Conclusion Top


The majority of dentists in the southern Indian area treat the vital pulp with a single visit to the dentist, but treat the necrotic pulp with numerous visits, as shown by the results of this survey. The health of the pulp is the most important factor in deciding to go with a one-visit endodontic treatment.

Financial support and sponsorship

Not applicable.

Conflicts of interest

There are no conflicts of interest.



 
  References Top

1.
Oliet S Single-visit endodontics: A clinical study. J Endod 1983;9:147-52.  Back to cited text no. 1
    
2.
Jurcak JJ, Bellizzi R, Loushine RJ Successful single-visit endodontics during operation desert shield. J Endod 1993;19:412-3.  Back to cited text no. 2
    
3.
Inamoto K, Kojima K, Nagamatsu K, Hamaguchi A, Nakata K, Nakamura H A survey of the incidence of single-visit endodontics. J Endod 2002;28:371-4.  Back to cited text no. 3
    
4.
Ashkenaz PJ One-visit endodontics. Dent Clin North Am 1984;28:853-63.  Back to cited text no. 4
    
5.
Bhagwat S, Mehta D Incidence of post-operative pain following single visit endodontics in vital and non-vital teeth: An in vivo study. Contemp Clin Dent 2013;4:295-302.  Back to cited text no. 5
    
6.
Araújo Filho WR, Sendra MC Tratamento endodôntico em sessão única. Avaliação clínico-radiográfica. Rev Cient OCEx 1998;2:6-8.  Back to cited text no. 6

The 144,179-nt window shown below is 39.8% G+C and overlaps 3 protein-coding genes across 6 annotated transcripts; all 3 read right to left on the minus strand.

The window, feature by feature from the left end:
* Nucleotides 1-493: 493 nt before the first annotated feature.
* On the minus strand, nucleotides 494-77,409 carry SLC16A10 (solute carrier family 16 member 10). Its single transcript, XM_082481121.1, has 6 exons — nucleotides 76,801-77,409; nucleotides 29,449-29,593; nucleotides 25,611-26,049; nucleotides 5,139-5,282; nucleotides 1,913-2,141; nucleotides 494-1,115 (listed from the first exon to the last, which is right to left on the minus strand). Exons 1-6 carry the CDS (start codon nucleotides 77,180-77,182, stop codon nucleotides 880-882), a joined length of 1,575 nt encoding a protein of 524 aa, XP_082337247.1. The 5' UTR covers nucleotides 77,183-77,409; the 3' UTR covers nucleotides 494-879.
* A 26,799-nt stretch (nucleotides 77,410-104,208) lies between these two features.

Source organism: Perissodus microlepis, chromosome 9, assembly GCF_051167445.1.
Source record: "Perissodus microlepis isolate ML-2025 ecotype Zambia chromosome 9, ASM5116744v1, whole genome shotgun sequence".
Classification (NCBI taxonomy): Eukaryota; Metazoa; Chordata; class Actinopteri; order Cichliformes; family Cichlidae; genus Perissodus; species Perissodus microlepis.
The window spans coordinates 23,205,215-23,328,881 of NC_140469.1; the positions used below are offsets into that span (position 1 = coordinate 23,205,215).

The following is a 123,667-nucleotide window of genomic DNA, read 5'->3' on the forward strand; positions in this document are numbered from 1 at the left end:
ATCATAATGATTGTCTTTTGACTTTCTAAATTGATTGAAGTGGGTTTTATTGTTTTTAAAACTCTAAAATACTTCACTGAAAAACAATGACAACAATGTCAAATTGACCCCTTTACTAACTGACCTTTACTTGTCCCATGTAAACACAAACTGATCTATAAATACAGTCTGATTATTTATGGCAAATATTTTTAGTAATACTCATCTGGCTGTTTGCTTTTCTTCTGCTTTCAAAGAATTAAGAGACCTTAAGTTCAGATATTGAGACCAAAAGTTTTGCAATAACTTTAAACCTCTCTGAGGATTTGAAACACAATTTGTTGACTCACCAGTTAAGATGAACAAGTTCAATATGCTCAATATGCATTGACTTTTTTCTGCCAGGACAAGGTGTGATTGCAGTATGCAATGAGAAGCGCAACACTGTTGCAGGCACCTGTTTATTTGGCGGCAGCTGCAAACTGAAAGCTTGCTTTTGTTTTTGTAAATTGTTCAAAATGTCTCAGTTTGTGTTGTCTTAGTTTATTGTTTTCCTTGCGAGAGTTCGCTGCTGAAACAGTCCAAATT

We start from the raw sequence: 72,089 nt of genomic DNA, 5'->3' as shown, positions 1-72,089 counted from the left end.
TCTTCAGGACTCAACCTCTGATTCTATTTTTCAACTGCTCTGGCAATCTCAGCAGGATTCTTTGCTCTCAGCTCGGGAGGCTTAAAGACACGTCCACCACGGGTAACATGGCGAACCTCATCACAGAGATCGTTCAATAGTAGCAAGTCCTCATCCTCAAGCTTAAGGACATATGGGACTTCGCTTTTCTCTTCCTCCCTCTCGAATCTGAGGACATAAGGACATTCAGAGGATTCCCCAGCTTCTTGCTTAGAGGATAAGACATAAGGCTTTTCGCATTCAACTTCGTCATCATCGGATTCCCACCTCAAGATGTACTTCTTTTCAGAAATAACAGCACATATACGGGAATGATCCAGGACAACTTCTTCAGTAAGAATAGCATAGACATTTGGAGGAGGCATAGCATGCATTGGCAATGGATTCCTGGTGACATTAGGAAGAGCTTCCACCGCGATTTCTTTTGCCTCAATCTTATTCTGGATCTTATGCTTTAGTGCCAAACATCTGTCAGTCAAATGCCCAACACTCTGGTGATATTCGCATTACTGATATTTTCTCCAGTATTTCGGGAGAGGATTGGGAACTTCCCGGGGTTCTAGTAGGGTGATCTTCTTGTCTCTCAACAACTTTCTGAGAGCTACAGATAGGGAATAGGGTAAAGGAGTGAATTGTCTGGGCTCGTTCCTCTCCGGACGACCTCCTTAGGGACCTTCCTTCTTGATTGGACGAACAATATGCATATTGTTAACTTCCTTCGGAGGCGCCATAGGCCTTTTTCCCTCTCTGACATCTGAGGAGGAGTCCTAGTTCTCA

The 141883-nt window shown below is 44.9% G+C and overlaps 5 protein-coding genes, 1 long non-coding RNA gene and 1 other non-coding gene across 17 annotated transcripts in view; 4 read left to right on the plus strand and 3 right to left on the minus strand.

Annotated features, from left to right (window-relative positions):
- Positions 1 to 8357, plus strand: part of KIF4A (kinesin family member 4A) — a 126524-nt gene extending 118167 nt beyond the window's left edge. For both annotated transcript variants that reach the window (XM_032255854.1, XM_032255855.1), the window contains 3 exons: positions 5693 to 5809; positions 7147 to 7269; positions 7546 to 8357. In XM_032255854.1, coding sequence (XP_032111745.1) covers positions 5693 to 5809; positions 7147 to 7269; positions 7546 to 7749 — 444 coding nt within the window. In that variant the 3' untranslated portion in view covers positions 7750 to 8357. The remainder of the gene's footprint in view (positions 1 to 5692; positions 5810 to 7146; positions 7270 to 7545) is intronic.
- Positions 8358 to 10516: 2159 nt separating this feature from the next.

7.
Buchanan SL The art of endodontics: Selected case histories, part 2. Dent Today 1997;16:50-1.  Back to cited text no. 7
    
8.
Davini F, Cunha RS, Fontana CE, Silveira CFM, Bueno CES Radix entomolaris – A case report. RSBO 2012;9:340-4.  Back to cited text no. 8
    
9.
Eleazer PD, Eleazer KR Flare-up rate in pulpally necrotic molars in one-visit versus two-visit endodontic treatment. J Endod 1998;24:614-6.  Back to cited text no. 9
    
10.
Vela KC, Walton RE, Trope M, Windschitl P, Caplan DJ Patient preferences 324 regarding 1-visit versus 2-visit root canal therapy. J Endod 2012;38:1322-5.  Back to cited text no. 10
    
11.
Field JM, Gutmann JL, Solomon ES, Rakusin H A clinical radiographic retrospective assessment of the success rate of single-visit root canal treatment. Int Endod J 2004;37:70-82.  Back to cited text no. 11
    
12.
Figini L, Lodi G, Gorni F, Gagliani M Single versus multiple visits for endodontic treatment of permanent teeth. Cochrane Database Syst Rev 2007;34:1041-7.  Back to cited text no. 12
    
13.
Fontana CE, Ibanéz CDM, Davini F, De Martin AS, Silveira CFM, Rocha DGP, et al. Endodontic therapy of maxillary second molar showing an unusual internal anatomy. RSBO 2012;9:213-7.  Back to cited text no. 13
    
14.
Friedman S Success and failure of initial endodontic therapy. Ont Dent 1997;74:35-8.  Back to cited text no. 14
    
15.
Hulsmann M, Heckendorff M, Lennon A Chelating agents in root canal treatment: Mode of action and indications for their use. Int Endod J 2003;36:810-30.  Back to cited text no. 15